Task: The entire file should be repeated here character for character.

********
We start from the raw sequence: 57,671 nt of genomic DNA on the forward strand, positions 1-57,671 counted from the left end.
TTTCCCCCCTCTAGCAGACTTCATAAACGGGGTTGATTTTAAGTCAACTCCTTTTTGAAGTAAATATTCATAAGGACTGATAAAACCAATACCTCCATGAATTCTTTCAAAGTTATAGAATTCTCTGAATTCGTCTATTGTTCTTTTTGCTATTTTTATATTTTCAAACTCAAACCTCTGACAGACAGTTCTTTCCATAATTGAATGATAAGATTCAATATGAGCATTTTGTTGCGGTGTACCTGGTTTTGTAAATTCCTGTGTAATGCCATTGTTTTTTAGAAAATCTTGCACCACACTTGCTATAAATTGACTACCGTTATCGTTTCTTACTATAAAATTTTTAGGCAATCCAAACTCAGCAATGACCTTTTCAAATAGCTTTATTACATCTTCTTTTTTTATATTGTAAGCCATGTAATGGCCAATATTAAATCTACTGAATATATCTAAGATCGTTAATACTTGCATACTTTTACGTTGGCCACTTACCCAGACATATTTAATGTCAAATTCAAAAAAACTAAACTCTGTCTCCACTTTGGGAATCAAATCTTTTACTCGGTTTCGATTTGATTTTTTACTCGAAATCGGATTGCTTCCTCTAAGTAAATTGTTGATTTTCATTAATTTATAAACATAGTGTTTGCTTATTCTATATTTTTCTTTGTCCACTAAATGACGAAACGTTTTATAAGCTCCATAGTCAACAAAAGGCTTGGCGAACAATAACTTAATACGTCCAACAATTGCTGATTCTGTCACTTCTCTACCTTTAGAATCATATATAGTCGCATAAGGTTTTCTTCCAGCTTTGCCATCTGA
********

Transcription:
We start from the raw sequence: 57,671 nt of genomic DNA on the forward strand, positions 1-57,671 counted from the left end.
TTTCCCCCCTCTAGCAGACTTCATAAACGGGGTTGATTTTAAGTCAACTCCTTTTTGAAGTAAATATTCATAAGGACTGATAAAACCAATACCTCCATGAATTCTTTCAAAGTTATAGAATTCTCTGAATTCGTCTATTGTTCTTTTTGCTATTTTTATATTTTCAAACTCAAACCTCTGACAGACAGTTCTTTCCATAATTGAATGATAAGATTCAATATGAGCATTTTGTTGCGGTGTACCTGGTTTTGTAAATTCCTGTGTAATGCCATTGTTTTTTAGAAAATCTTGCACCACACTTGCTATAAATTGACTACCGTTATCGTTTCTTACTATAAAATTTTTAGGCAATCCAAACTCAGCAATGACCTTTTCAAATAGCTTTATTACATCTTCTTTTTTTATATTGTAAGCCATGTAATGGCCAATATTAAATCTACTGAATATATCTAAGATCGTTAATACTTGCATACTTTTACGTTGGCCACTTACCCAGACATATTTAATGTCAAATTCAAAAAAACTAAACTCTGTCTCCACTTTGGGAATCAAATCTTTTACTCGGTTTCGATTTGATTTTTTACTCGAAATCGGATTGCTTCCTCTAAGTAAATTGTTGATTTTCATTAATTTATAAACATAGTGTTTGCTTATTCTATATTTTTCTTTGTCCACTAAATGACGAAACGTTTTATAAGCTCCATAGTCAACAAAAGGCTTGGCGAACAATAACTTAATACGTCCAACAATTGCTGATTCTGTCACTTCTCTACCTTTAGAATCATATATAGTCGCATAAGGTTTTCTTCCAGCTTTGCCATCTGA